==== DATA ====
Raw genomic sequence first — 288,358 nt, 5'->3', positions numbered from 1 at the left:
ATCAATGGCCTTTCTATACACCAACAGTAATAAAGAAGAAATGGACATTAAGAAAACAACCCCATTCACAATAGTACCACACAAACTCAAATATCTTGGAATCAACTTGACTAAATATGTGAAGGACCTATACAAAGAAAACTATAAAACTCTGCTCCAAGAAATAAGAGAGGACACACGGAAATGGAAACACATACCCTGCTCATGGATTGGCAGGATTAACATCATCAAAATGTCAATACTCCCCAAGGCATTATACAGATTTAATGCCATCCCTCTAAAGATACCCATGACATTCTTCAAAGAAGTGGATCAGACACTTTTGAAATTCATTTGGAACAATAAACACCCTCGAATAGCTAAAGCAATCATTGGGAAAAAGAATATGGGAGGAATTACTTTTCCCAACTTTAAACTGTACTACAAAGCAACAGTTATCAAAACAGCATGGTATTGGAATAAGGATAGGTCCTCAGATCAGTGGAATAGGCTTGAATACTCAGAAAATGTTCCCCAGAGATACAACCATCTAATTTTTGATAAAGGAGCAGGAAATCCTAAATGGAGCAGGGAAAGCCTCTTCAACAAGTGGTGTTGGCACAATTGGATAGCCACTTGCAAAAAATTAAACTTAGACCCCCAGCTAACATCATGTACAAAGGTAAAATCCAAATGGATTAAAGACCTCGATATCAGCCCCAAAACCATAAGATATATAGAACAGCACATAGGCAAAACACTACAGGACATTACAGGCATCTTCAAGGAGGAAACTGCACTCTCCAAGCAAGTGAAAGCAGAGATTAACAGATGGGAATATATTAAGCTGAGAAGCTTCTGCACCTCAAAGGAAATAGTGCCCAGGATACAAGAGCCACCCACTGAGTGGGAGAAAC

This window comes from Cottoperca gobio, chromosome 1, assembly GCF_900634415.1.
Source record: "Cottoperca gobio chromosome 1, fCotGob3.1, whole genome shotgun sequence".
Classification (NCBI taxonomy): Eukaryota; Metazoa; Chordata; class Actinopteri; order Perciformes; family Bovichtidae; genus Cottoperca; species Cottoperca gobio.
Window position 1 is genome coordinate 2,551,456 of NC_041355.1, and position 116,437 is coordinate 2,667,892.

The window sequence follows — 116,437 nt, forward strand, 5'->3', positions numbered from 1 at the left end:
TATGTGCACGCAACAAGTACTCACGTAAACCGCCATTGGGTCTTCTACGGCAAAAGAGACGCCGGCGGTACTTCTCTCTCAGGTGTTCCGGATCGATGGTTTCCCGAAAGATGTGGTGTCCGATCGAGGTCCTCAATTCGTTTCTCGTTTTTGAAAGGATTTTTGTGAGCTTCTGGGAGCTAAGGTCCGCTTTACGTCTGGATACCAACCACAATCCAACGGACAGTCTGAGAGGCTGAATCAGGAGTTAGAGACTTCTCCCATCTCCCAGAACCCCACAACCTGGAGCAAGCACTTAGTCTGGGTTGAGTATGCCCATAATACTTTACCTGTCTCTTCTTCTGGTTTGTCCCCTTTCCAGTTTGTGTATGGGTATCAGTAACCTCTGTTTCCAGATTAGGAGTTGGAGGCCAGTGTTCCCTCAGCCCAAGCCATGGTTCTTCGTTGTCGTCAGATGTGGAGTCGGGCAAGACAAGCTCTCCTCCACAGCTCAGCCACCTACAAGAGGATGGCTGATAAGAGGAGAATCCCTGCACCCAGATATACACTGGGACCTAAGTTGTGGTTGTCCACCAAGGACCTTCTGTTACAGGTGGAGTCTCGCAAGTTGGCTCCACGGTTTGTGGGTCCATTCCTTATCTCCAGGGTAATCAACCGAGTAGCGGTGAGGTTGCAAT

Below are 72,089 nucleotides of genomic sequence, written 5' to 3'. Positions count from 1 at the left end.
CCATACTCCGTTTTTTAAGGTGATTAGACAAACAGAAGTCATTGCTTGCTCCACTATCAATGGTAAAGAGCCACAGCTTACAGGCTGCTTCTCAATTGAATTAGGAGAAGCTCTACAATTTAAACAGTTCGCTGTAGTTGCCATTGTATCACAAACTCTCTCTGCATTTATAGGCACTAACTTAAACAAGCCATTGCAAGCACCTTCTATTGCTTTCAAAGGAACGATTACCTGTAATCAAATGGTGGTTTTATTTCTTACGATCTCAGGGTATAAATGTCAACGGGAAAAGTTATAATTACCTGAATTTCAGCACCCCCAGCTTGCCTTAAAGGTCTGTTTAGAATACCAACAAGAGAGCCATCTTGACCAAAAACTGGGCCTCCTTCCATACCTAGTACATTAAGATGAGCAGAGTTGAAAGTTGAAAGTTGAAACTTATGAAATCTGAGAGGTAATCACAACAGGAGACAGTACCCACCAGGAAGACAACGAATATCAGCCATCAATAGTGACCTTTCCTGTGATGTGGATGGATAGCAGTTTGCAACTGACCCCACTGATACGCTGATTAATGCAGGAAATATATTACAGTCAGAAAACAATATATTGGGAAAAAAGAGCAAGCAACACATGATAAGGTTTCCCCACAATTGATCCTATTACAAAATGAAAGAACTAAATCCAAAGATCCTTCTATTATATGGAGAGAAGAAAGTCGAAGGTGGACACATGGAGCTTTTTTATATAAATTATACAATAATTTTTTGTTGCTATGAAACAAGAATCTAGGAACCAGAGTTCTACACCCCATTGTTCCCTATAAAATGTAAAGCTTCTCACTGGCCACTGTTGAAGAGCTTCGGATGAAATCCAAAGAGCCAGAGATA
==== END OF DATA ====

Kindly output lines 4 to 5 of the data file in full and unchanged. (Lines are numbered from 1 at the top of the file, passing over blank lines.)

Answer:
Source record: "Cottoperca gobio chromosome 1, fCotGob3.1, whole genome shotgun sequence".
Classification (NCBI taxonomy): Eukaryota; Metazoa; Chordata; class Actinopteri; order Perciformes; family Bovichtidae; genus Cottoperca; species Cottoperca gobio.